That is one of the questions posed by Time to Think Differently, which, refreshingly, dwells less on how many of those people there might be and more on how their health and needs might be different and more complex than we have been used to. Technically we certainly can do more, but we have all changed our expectations, failure has been made more public, and the current building blocks of our systems of care are creaking.
So, time to think differently? Let’s start by challenging some assumptions in the new orthodoxy!
Assumption one: primary care can be sufficiently flexible both to take on the community-based care of greater numbers of frail older people and to undertake minor surgery on a sufficiently industrial scale to actually make a difference. Moving care into the community does not equate to moving the skill set into primary care. Few GPs have developed a special interest in older people, and the pioneers of GP-run intermediate care have retired.
Assumption two: ambulatory care-sensitive conditions in older people with multi-morbidity are best (ie, more safely and efficiently) managed outside acute hospitals. But what are the appropriate skills, numbers and availability of staff to make this true? At what scale does this begin to look like bespoke mini-acute wards without the plurality of responsiveness that hospitals can offer? What are the opportunity costs in the context of human resource capacity?
Assumption three: significant numbers of new clinical service providers enable innovation to emerge without disrupting better integration of provision. Most new providers focus on well-defined and predictable clinical interventions, such as a discrete episode of surgery in otherwise well people. But for frail older people with a number of health issues, separating out treatment for different conditions in a piecemeal way is counter-productive to overall efficiency.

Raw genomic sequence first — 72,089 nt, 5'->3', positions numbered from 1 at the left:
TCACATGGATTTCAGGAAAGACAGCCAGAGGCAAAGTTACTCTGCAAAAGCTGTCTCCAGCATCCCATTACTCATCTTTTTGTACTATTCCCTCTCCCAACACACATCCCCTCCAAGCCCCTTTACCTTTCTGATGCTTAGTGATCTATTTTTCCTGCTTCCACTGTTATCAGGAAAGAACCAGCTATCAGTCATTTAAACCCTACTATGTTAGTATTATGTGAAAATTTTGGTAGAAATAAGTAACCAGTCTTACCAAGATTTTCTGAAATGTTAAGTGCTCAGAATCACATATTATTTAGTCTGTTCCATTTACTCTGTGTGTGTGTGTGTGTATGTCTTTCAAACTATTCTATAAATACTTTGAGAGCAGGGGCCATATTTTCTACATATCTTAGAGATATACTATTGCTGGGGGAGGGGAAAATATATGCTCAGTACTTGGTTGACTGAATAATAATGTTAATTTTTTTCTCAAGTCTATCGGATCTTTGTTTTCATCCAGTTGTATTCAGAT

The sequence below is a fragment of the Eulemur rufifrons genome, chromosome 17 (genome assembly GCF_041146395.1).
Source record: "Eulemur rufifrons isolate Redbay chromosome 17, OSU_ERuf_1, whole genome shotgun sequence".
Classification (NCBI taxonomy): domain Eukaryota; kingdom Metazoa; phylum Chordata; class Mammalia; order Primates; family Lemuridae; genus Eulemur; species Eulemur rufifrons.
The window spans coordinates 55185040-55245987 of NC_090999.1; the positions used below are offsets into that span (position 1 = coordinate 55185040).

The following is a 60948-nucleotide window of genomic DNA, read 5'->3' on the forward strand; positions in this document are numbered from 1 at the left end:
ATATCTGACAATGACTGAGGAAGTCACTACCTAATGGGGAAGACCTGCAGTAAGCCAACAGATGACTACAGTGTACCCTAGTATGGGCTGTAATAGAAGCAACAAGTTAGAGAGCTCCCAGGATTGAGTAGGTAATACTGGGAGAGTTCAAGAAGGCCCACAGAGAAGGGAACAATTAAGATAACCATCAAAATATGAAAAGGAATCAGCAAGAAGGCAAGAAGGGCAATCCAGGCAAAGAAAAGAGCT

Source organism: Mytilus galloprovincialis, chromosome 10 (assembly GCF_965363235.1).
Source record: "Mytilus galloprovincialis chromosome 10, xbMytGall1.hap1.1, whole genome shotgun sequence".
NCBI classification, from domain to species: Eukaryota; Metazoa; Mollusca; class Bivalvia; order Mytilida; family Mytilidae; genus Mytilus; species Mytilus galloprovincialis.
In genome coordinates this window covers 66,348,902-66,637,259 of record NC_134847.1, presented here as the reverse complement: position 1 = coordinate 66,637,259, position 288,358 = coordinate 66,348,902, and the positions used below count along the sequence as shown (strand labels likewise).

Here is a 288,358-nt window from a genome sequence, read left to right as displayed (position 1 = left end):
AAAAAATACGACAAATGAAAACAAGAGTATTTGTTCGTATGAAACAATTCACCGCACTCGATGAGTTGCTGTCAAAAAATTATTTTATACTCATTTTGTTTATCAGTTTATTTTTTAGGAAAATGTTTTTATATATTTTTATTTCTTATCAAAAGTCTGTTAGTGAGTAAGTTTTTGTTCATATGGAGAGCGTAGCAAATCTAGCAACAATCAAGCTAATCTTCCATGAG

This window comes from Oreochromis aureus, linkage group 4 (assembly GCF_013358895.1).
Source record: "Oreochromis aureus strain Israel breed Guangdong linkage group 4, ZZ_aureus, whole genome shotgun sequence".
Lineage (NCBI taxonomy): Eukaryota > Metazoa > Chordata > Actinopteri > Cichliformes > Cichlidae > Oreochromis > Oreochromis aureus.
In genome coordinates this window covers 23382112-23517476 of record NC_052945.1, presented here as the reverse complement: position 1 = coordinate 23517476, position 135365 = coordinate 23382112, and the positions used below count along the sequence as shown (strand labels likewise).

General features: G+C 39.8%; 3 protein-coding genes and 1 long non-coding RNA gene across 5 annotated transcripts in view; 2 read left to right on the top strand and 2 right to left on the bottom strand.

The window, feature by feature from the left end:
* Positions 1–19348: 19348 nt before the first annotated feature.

Assumption four: pro-active preventive services are better than the traditional responsive NHS services. But there is evidence, eg, from falls prevention clinical trials in UK, that community-based approaches initiated in primary care are significantly less effective than integrated and reasonably expert responses to emergencies – eg, initiated by A&E staff or ambulance services. Why? Maybe those who present themselves as emergencies are subtly different from those who don’t, in a way that increases potential for benefit. Or maybe they are more risk averse, which encourages them to take up and adhere to interventions? We know that acute–community integration can be done, because the Kaiser Permanente health group did it in the United States – but how? Did they do so by preventing acute relapses through secondary prevention or by responding to them more quickly, better, differently?
Assumption five: NICE guidance will help the management of people with multiple long-term conditions. Well, it might, given time. But how helpful can this approach be for the typical patient who presents to acute or intermediate care, eg, an 82-year-old woman, living alone, with hypertension, mild dementia, non-insulin-dependent diabetes, two falls in the past year, uncomfortable ankle swelling? We can start by borrowing evidence from research populations – generally not like our patient – about the relative risk reduction associated with condition-specific treatments. Then we extrapolate those reductions over the estimated life expectancy (large margin of error here). We then turn to the burdens of the treatments (monitoring, hassle, side effects, etc). And so to the magic moment: establishing the patient’s preference in the light of all this uncertainty. Simple? No wonder a wise GP is offloading this to the nurse or pharmacist!
So I think we need to think through the nature of this complex work, and clarify the respective roles of specialists and generalists. Both need to work differently to a common purpose, sharing responsibilities for outcomes. The prospect of developing this while negotiating with a plethora of small-scale providers and new entrants to the market is a little daunting. Back to Kaiser Permanente: how much integration can you achieve without limiting autonomy and imposing collective responsibility for clinical governance on all providers?
Finbarr is a Consultant Geriatrician at Guy's and St Thomas' NHS Foundation Trust and Professor of Medical Gerontology at King's College London. He is also former President of the British Geriatrics Society.